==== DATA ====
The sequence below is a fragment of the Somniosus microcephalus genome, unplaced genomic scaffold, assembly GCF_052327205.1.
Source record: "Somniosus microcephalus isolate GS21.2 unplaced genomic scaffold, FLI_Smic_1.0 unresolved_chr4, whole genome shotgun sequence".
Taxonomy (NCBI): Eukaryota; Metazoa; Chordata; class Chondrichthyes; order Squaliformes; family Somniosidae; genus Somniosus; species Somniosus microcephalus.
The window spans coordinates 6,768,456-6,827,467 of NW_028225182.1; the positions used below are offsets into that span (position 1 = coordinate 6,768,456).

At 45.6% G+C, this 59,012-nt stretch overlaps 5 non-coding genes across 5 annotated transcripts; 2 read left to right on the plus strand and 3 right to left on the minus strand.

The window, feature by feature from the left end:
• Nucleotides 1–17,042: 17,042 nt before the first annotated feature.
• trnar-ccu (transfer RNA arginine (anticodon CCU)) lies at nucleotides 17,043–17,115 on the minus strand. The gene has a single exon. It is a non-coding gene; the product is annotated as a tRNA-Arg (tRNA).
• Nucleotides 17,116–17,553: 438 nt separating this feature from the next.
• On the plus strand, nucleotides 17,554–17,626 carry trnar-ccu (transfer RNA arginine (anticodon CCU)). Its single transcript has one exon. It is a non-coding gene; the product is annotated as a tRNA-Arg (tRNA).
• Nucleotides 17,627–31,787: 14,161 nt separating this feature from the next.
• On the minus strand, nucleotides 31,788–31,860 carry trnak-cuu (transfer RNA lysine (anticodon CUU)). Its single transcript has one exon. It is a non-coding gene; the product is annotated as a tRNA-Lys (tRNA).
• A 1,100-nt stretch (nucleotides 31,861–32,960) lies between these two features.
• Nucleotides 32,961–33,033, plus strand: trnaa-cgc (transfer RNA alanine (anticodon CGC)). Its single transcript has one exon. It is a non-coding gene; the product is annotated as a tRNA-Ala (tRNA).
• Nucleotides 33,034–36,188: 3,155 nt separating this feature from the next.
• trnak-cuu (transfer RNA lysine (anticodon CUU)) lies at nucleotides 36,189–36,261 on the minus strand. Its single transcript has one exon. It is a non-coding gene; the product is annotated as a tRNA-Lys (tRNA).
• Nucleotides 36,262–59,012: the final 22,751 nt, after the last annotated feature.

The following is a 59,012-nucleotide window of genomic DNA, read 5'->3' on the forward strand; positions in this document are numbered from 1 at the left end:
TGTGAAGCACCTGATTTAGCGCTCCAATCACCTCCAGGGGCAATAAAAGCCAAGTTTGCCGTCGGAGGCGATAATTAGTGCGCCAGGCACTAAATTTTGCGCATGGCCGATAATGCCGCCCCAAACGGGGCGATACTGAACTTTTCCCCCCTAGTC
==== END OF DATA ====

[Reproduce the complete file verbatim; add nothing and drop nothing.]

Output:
The sequence below is a fragment of the Somniosus microcephalus genome, unplaced genomic scaffold, assembly GCF_052327205.1.
Source record: "Somniosus microcephalus isolate GS21.2 unplaced genomic scaffold, FLI_Smic_1.0 unresolved_chr4, whole genome shotgun sequence".
Taxonomy (NCBI): Eukaryota; Metazoa; Chordata; class Chondrichthyes; order Squaliformes; family Somniosidae; genus Somniosus; species Somniosus microcephalus.
The window spans coordinates 6,768,456-6,827,467 of NW_028225182.1; the positions used below are offsets into that span (position 1 = coordinate 6,768,456).

At 45.6% G+C, this 59,012-nt stretch overlaps 5 non-coding genes across 5 annotated transcripts; 2 read left to right on the plus strand and 3 right to left on the minus strand.

The window, feature by feature from the left end:
• Nucleotides 1–17,042: 17,042 nt before the first annotated feature.
• trnar-ccu (transfer RNA arginine (anticodon CCU)) lies at nucleotides 17,043–17,115 on the minus strand. The gene has a single exon. It is a non-coding gene; the product is annotated as a tRNA-Arg (tRNA).
• Nucleotides 17,116–17,553: 438 nt separating this feature from the next.
• On the plus strand, nucleotides 17,554–17,626 carry trnar-ccu (transfer RNA arginine (anticodon CCU)). Its single transcript has one exon. It is a non-coding gene; the product is annotated as a tRNA-Arg (tRNA).
• Nucleotides 17,627–31,787: 14,161 nt separating this feature from the next.
• On the minus strand, nucleotides 31,788–31,860 carry trnak-cuu (transfer RNA lysine (anticodon CUU)). Its single transcript has one exon. It is a non-coding gene; the product is annotated as a tRNA-Lys (tRNA).
• A 1,100-nt stretch (nucleotides 31,861–32,960) lies between these two features.
• Nucleotides 32,961–33,033, plus strand: trnaa-cgc (transfer RNA alanine (anticodon CGC)). Its single transcript has one exon. It is a non-coding gene; the product is annotated as a tRNA-Ala (tRNA).
• Nucleotides 33,034–36,188: 3,155 nt separating this feature from the next.
• trnak-cuu (transfer RNA lysine (anticodon CUU)) lies at nucleotides 36,189–36,261 on the minus strand. Its single transcript has one exon. It is a non-coding gene; the product is annotated as a tRNA-Lys (tRNA).
• Nucleotides 36,262–59,012: the final 22,751 nt, after the last annotated feature.

The following is a 59,012-nucleotide window of genomic DNA, read 5'->3' on the forward strand; positions in this document are numbered from 1 at the left end:
TGTGAAGCACCTGATTTAGCGCTCCAATCACCTCCAGGGGCAATAAAAGCCAAGTTTGCCGTCGGAGGCGATAATTAGTGCGCCAGGCACTAAATTTTGCGCATGGCCGATAATGCCGCCCCAAACGGGGCGATACTGAACTTTTCCCCCCTAGTC